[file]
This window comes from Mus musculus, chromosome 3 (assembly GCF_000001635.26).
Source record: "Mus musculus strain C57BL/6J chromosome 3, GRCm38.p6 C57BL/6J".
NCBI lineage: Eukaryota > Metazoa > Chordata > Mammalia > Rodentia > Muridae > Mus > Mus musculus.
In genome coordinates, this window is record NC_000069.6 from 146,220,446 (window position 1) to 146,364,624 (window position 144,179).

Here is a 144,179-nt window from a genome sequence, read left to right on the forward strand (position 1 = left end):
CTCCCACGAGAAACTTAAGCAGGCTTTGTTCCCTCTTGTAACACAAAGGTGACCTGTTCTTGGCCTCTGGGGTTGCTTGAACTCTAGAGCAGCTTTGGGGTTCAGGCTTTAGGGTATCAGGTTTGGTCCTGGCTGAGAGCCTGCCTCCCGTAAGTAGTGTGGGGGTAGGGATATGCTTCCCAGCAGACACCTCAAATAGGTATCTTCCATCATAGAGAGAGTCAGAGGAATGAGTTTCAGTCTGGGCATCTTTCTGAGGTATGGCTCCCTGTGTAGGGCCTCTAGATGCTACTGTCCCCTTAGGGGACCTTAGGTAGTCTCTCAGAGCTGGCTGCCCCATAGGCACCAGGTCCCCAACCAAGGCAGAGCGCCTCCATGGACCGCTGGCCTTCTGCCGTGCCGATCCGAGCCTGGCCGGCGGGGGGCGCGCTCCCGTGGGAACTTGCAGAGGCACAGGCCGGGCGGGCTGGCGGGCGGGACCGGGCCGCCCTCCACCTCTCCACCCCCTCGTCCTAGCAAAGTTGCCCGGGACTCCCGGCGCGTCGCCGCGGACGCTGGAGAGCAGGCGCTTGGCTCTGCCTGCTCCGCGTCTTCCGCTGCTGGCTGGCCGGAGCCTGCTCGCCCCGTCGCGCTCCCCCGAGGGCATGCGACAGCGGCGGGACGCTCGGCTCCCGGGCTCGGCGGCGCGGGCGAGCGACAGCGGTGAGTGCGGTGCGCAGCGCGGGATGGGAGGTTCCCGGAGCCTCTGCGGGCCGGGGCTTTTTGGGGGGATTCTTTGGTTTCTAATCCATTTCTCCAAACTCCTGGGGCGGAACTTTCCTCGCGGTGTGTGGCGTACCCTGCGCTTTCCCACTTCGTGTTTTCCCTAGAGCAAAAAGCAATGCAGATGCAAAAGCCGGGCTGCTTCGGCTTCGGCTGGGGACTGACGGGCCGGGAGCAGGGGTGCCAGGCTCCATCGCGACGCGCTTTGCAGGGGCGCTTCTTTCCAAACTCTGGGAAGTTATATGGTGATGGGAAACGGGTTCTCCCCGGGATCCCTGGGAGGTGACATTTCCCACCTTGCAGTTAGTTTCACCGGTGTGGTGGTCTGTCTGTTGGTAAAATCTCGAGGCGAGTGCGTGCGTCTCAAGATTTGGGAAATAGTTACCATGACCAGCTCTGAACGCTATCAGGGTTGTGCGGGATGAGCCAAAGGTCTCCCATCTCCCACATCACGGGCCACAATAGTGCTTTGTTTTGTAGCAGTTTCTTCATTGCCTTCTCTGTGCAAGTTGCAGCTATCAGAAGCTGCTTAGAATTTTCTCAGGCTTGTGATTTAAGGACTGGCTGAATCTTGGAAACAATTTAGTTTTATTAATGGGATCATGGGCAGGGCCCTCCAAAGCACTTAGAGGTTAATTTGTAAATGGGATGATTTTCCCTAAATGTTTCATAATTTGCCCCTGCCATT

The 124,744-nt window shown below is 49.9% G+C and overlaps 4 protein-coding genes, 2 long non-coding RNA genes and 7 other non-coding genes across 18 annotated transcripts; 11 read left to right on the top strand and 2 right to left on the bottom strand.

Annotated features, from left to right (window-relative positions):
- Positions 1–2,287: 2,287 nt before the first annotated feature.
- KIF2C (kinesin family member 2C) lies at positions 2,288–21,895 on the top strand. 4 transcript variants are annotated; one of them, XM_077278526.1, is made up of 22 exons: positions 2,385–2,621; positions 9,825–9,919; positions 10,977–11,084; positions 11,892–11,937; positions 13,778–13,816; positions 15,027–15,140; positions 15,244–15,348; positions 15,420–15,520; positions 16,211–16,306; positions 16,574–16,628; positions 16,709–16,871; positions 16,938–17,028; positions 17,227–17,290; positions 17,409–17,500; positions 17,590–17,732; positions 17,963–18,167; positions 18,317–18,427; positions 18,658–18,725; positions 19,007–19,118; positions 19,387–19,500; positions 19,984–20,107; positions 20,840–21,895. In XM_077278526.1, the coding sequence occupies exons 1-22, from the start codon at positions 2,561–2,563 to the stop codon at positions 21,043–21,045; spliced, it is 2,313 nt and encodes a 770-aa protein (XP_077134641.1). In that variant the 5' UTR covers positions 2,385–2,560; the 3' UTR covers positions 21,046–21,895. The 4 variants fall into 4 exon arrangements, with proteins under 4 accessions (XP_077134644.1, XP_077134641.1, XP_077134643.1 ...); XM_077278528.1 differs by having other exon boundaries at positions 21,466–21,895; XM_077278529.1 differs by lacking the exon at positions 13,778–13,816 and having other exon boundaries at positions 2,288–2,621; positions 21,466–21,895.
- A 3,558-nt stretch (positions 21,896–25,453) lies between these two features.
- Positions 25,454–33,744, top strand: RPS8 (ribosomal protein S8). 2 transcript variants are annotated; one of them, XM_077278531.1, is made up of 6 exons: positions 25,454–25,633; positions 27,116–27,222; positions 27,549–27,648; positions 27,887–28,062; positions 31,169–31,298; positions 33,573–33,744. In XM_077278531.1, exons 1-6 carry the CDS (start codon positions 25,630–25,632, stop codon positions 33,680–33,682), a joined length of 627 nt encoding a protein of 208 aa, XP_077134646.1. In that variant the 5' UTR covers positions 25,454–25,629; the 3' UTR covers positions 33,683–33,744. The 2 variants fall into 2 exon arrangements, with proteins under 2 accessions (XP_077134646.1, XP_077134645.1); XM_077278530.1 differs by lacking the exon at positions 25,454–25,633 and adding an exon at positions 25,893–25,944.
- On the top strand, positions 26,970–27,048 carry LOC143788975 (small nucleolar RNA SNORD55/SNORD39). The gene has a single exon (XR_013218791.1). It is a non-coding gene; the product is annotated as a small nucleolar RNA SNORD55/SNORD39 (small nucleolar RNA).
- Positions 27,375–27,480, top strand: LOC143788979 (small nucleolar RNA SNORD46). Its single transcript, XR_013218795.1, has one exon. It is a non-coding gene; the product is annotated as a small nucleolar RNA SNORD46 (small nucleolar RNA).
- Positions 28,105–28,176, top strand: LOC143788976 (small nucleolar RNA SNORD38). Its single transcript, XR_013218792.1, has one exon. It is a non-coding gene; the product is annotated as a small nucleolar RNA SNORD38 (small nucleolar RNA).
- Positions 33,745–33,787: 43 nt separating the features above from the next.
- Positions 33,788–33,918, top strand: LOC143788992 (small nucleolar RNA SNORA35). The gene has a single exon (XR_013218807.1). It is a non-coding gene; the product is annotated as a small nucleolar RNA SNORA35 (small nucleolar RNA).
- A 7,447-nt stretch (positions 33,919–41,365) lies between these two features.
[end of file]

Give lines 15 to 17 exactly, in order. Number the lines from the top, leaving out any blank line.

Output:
- Positions 28,105–28,176, top strand: LOC143788976 (small nucleolar RNA SNORD38). Its single transcript, XR_013218792.1, has one exon. It is a non-coding gene; the product is annotated as a small nucleolar RNA SNORD38 (small nucleolar RNA).
- Positions 33,745–33,787: 43 nt separating the features above from the next.
- Positions 33,788–33,918, top strand: LOC143788992 (small nucleolar RNA SNORA35). The gene has a single exon (XR_013218807.1). It is a non-coding gene; the product is annotated as a small nucleolar RNA SNORA35 (small nucleolar RNA).